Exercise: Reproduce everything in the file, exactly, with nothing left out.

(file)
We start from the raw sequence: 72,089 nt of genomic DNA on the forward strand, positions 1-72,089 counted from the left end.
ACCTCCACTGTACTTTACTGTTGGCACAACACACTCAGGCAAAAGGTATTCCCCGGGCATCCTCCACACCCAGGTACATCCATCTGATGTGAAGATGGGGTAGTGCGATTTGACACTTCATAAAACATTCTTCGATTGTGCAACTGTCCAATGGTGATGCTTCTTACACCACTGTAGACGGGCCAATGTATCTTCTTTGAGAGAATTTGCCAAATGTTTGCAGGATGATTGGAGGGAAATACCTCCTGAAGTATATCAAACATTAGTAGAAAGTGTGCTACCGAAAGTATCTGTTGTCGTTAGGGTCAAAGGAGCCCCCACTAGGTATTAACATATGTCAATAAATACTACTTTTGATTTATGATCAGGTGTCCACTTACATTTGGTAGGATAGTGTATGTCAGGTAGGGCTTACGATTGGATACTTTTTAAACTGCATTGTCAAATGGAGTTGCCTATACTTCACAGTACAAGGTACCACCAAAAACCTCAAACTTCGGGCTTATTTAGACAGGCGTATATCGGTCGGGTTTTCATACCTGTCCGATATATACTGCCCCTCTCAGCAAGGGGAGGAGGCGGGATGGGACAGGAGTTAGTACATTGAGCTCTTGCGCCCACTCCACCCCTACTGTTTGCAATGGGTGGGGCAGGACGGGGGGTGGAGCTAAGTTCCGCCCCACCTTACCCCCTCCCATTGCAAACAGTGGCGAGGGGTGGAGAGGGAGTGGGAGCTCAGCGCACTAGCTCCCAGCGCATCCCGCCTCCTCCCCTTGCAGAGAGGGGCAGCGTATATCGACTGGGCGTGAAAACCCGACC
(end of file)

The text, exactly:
We start from the raw sequence: 72,089 nt of genomic DNA on the forward strand, positions 1-72,089 counted from the left end.
ACCTCCACTGTACTTTACTGTTGGCACAACACACTCAGGCAAAAGGTATTCCCCGGGCATCCTCCACACCCAGGTACATCCATCTGATGTGAAGATGGGGTAGTGCGATTTGACACTTCATAAAACATTCTTCGATTGTGCAACTGTCCAATGGTGATGCTTCTTACACCACTGTAGACGGGCCAATGTATCTTCTTTGAGAGAATTTGCCAAATGTTTGCAGGATGATTGGAGGGAAATACCTCCTGAAGTATATCAAACATTAGTAGAAAGTGTGCTACCGAAAGTATCTGTTGTCGTTAGGGTCAAAGGAGCCCCCACTAGGTATTAACATATGTCAATAAATACTACTTTTGATTTATGATCAGGTGTCCACTTACATTTGGTAGGATAGTGTATGTCAGGTAGGGCTTACGATTGGATACTTTTTAAACTGCATTGTCAAATGGAGTTGCCTATACTTCACAGTACAAGGTACCACCAAAAACCTCAAACTTCGGGCTTATTTAGACAGGCGTATATCGGTCGGGTTTTCATACCTGTCCGATATATACTGCCCCTCTCAGCAAGGGGAGGAGGCGGGATGGGACAGGAGTTAGTACATTGAGCTCTTGCGCCCACTCCACCCCTACTGTTTGCAATGGGTGGGGCAGGACGGGGGGTGGAGCTAAGTTCCGCCCCACCTTACCCCCTCCCATTGCAAACAGTGGCGAGGGGTGGAGAGGGAGTGGGAGCTCAGCGCACTAGCTCCCAGCGCATCCCGCCTCCTCCCCTTGCAGAGAGGGGCAGCGTATATCGACTGGGCGTGAAAACCCGACC